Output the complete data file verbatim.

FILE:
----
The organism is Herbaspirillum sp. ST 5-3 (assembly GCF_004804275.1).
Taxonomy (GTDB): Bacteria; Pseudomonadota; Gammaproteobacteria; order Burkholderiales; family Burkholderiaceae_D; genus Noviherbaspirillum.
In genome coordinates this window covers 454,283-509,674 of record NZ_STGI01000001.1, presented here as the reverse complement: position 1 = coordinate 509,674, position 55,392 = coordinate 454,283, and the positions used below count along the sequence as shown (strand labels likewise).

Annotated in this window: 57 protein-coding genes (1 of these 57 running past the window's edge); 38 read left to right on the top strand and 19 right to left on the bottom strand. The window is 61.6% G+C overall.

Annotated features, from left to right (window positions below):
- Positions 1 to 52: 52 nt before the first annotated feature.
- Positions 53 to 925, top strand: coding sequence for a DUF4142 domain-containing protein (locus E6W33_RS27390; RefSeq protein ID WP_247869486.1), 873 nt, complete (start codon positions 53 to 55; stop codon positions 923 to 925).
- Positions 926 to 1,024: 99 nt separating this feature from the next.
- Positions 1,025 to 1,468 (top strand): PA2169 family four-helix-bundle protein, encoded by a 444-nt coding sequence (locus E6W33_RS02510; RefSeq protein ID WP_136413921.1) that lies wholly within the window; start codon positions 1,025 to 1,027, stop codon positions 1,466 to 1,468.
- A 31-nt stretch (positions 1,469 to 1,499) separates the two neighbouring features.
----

The organism is Herbaspirillum sp. ST 5-3 (assembly GCF_004804275.1).
Taxonomy (GTDB): Bacteria; Pseudomonadota; Gammaproteobacteria; order Burkholderiales; family Burkholderiaceae_D; genus Noviherbaspirillum.
In genome coordinates this window covers 454,283-509,674 of record NZ_STGI01000001.1, presented here as the reverse complement: position 1 = coordinate 509,674, position 55,392 = coordinate 454,283, and the positions used below count along the sequence as shown (strand labels likewise).

Annotated in this window: 57 protein-coding genes (1 of these 57 running past the window's edge); 38 read left to right on the top strand and 19 right to left on the bottom strand. The window is 61.6% G+C overall.

Annotated features, from left to right (window positions below):
- Positions 1 to 52: 52 nt before the first annotated feature.
- Positions 53 to 925, top strand: coding sequence for a DUF4142 domain-containing protein (locus E6W33_RS27390; RefSeq protein ID WP_247869486.1), 873 nt, complete (start codon positions 53 to 55; stop codon positions 923 to 925).
- Positions 926 to 1,024: 99 nt separating this feature from the next.
- Positions 1,025 to 1,468 (top strand): PA2169 family four-helix-bundle protein, encoded by a 444-nt coding sequence (locus E6W33_RS02510; RefSeq protein ID WP_136413921.1) that lies wholly within the window; start codon positions 1,025 to 1,027, stop codon positions 1,466 to 1,468.
- A 31-nt stretch (positions 1,469 to 1,499) separates the two neighbouring features.